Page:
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As Camp Gears Down, 'The Clown' Comes On


David Clowney is a name that's been showing up on everybody's list of Jets players to watch ever since last year's preseason opener at Cleveland.

"I'm excited anytime I get the chance to step on the field," he told after this morning's training camp practice. "Preseason, regular season, even if it's live in practice like a scrimmage where all the fans come out. I'm excited to be in game mode anytime I get a chance to step on the field."

Coming to camp at SUNY Cortland three weeks ago, the enthusiastic Clowney was away from the comforts of home in New Jersey and excited to be "right at home playing football." But his game initially wasn't on the same level.

"I had a rough camp at the beginning," he said. "The last couple of weeks have been real strong for me and I had a good preseason game. You definitely want to have something for the coaches to talk about in the end. They always remember the things that you did last most."

Head coach Rex Ryan has seen the improvement in Clowney's game.

"The guy is a football player," said Ryan on Wednesday. Referring to some video he played for reporters a few days earlier, he said, "Just like I showed you those plays of him blocking away from the play, he wants to be a complete receiver. I like the strides he's making."

As the quarterbacks have gotten on the same page with the receivers, Clowney has emerged.

"What he always says is 'Who can cover the Clown?' " said Ryan. "After he made his catches I made sure to say 'Who can cover the Clown?' I don't know if anybody can cover the Clown."

The Clown, as his teammates call him for short, looks forward to hearing defenders repeating those sentiments often in the weeks ahead. "Hopefully," he said, "we can keep on saying it throughout the season."

Although the 6'0" 188-pound receiver only has one regular-season catch, a one-handed 26-yarder from Brett Favre last season, he's been a consistent threat for two preseasons. Last year he became known for his big-play ability with 222 yards on eight receptions in two games before injuring his shoulder.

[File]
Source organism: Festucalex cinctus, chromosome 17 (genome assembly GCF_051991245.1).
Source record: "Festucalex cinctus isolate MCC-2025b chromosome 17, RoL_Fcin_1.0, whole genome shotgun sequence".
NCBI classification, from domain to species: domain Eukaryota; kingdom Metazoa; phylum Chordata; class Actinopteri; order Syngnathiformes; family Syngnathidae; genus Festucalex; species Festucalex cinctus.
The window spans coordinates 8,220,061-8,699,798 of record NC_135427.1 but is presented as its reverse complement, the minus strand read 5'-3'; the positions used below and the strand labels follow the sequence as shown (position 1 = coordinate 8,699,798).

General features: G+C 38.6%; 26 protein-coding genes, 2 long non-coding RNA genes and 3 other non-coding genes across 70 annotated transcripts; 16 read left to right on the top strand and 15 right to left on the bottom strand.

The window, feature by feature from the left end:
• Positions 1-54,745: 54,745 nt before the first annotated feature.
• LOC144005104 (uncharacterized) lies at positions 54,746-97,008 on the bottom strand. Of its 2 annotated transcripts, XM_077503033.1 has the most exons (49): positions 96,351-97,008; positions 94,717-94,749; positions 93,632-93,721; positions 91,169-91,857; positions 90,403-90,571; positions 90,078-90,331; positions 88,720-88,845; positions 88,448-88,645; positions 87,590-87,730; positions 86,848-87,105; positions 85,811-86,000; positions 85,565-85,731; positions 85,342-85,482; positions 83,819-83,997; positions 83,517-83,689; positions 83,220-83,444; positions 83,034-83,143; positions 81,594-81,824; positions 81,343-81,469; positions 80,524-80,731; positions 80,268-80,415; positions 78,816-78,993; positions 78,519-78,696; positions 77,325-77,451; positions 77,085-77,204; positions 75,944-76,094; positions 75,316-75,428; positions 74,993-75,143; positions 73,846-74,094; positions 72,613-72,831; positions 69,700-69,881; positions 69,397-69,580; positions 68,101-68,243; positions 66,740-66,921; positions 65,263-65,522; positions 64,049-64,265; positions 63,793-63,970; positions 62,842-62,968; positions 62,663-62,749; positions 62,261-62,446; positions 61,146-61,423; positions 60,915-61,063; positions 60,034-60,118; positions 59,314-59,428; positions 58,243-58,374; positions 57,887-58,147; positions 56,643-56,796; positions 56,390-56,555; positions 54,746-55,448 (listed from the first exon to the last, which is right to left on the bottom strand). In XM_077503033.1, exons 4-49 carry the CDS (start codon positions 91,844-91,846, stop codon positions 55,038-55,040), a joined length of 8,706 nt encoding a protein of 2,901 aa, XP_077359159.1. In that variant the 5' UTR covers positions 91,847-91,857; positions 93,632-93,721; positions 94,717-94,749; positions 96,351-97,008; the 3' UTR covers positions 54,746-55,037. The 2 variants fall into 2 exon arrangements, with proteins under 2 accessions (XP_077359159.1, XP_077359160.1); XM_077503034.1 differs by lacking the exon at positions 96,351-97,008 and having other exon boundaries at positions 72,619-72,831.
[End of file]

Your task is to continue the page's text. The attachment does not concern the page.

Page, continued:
In this preseason's opener against St. Louis, rookie Mark Sanchez made the long-distance connection with the Delray Beach, Fla., native on his first NFL pass — a 48-yard strike down the right sideline. Later, third QB Erik Ainge also hit the Clown with a 50-yard TD pass off of play action, with the receiver leaving the Rams' safety and corner in the dust.

Heading into the second full week of the NFL preseason and into the Jets' Monday night game at Baltimore, Clowney's 102 receiving yards and \yards from scrimmage both led the league.

"Sanchez has been looking pretty good," said Clowney. "He's not too cocky, not cocky at all but very confident in his game. I'm just hoping all three of our quarterbacks come out and do well between him, Ainge and Kellen [Clemens] and that they all go out and perform every game and whoever gets the starting job, hopefully they do what they need to do to get to the Super Bowl."

The former Virginia Tech player says that overall the wideout group catching the ball in green and white is versatile and underrated.

"We have something special with our receiving corps. All our guys have something we can do and bring to the pot," he said. "Chansi Stuckey — he's a short, quick guy, somebody that can make three people miss in a phone booth. Myself — a deep threat, speed. Brad [Smith] is a Randle El type receiver, he can throw the ball, catch it, do reverses all of that. And J-Co [Jerricho Cotchery] is one of the best route runners in the league.

"All of us have something to contribute and I think we're going to do that this year."

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